US Expands Partnership with South Korea in Space Exploration

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by Jeesu Lee
ROK Minister of Foreign Affairs Yun Byung-se and US Ambassador to the ROK Mark Lippert shake hands after signing the US-ROK civil space cooperation agreement [Image: Korean Ministry of Foreign Affairs].

A US-ROK space pact called the “Framework Agreement for Cooperation in Aeronautics and the Exploration and Use of Airspace and Outer Space for Civil and Peaceful Purposes” came into effect on November 3, 2016. ROK Minister of Foreign Affairs Yun Byung-se and US Ambassador to the ROK Mark Lippert signed the agreement at the second US-ROK Civil Space Dialogue, held in Seoul on April 27, 2016. The US government has established intergovernmental framework agreements on space cooperation with 11 countries including Russia, Canada, and France, with South Korea being the first Asian country among the group.

The agreement sets forth the terms and conditions for civil space cooperation that will be applied for future space exploration, Earth science, and possible use of the International Space Station. The agreement also identifies several major US and Korean institutes as implementing agencies, such as the US National Aeronautics and Space Administration (NASA), US National Oceanic and Atmospheric Administration (NOAA), Korean Astronomy and Space Science Institute (KASI) and Korea Meteorological Administration (KMA) which have prior experience collaborating. NASA has been conducting research on solar physics with KASI since 2010 and recently started the Korea US-Air Quality study (KORUS-AQ) with South Korea’s National Institute of Environmental Research. For atmospheric research, NOAA shares satellite data with KMA, which successfully launched its first weather satellite in 2010. The legal framework established by the framework agreement facilitates cooperation in these fields of study.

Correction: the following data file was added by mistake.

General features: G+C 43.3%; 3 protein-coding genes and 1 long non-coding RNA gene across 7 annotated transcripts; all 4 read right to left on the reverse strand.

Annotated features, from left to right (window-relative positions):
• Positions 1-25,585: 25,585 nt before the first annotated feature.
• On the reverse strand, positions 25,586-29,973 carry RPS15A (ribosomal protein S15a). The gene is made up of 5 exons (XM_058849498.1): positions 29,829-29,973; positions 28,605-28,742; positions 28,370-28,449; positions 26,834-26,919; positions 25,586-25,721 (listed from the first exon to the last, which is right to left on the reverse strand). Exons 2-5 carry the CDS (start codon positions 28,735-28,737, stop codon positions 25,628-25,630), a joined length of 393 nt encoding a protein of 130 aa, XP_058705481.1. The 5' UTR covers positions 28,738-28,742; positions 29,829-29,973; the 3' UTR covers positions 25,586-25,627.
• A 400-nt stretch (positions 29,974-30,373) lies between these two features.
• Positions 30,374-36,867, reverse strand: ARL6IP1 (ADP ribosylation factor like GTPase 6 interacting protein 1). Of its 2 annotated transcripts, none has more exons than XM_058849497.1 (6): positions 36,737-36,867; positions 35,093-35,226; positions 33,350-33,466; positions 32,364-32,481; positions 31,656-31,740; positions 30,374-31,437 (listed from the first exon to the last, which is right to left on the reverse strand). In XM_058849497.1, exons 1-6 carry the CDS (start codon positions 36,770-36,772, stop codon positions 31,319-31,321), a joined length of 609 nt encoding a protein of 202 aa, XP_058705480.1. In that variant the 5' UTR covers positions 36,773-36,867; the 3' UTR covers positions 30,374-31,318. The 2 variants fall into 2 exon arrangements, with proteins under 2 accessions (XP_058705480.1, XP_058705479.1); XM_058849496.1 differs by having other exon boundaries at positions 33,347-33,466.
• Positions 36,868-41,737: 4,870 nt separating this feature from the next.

American space cooperation with other Asian countries is also increasing. In 2014, Japan successfully launched a scientific satellite jointly developed with the US and India also cooperated with the US to put a satellite into orbit around Mars. Recently, Taiwan and China started working in space with the US. In July 2016, three Taiwanese research institutions signed a memorandum of understanding with NASA, and on October 20, 2016, the Chinese government held a second meeting of space dialogue with the US in Washington DC to share information on space policies and conduct discussions on further collaboration.

Jeesu Lee is a Research Intern at the East-West Center in Washington and an Asan Washington Young Fellow with the Asan Academy in Seoul.